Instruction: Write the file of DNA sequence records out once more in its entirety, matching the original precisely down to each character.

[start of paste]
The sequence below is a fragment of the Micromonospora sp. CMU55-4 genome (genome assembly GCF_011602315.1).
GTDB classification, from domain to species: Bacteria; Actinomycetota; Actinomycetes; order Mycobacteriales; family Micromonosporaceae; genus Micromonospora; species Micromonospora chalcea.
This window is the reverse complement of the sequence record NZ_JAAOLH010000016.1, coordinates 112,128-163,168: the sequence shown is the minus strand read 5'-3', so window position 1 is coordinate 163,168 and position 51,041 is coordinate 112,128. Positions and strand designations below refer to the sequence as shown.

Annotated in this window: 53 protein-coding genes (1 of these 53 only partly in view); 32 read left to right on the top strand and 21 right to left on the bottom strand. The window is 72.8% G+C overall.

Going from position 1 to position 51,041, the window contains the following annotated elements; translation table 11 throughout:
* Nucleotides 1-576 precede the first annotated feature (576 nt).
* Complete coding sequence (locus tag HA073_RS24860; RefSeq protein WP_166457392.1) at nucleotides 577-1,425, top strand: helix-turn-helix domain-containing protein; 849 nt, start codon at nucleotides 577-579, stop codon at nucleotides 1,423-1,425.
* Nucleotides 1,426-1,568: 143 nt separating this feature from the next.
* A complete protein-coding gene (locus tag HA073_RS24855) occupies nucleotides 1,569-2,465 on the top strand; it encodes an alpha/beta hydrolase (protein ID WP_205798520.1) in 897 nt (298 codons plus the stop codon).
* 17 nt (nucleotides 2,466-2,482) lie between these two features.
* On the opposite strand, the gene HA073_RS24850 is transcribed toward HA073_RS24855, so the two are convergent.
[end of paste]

The sequence below is a fragment of the Micromonospora sp. CMU55-4 genome (genome assembly GCF_011602315.1).
GTDB classification, from domain to species: Bacteria; Actinomycetota; Actinomycetes; order Mycobacteriales; family Micromonosporaceae; genus Micromonospora; species Micromonospora chalcea.
This window is the reverse complement of the sequence record NZ_JAAOLH010000016.1, coordinates 112,128-163,168: the sequence shown is the minus strand read 5'-3', so window position 1 is coordinate 163,168 and position 51,041 is coordinate 112,128. Positions and strand designations below refer to the sequence as shown.

Annotated in this window: 53 protein-coding genes (1 of these 53 only partly in view); 32 read left to right on the top strand and 21 right to left on the bottom strand. The window is 72.8% G+C overall.

Going from position 1 to position 51,041, the window contains the following annotated elements; translation table 11 throughout:
* Nucleotides 1-576 precede the first annotated feature (576 nt).
* Complete coding sequence (locus tag HA073_RS24860; RefSeq protein WP_166457392.1) at nucleotides 577-1,425, top strand: helix-turn-helix domain-containing protein; 849 nt, start codon at nucleotides 577-579, stop codon at nucleotides 1,423-1,425.
* Nucleotides 1,426-1,568: 143 nt separating this feature from the next.
* A complete protein-coding gene (locus tag HA073_RS24855) occupies nucleotides 1,569-2,465 on the top strand; it encodes an alpha/beta hydrolase (protein ID WP_205798520.1) in 897 nt (298 codons plus the stop codon).
* 17 nt (nucleotides 2,466-2,482) lie between these two features.
* On the opposite strand, the gene HA073_RS24850 is transcribed toward HA073_RS24855, so the two are convergent.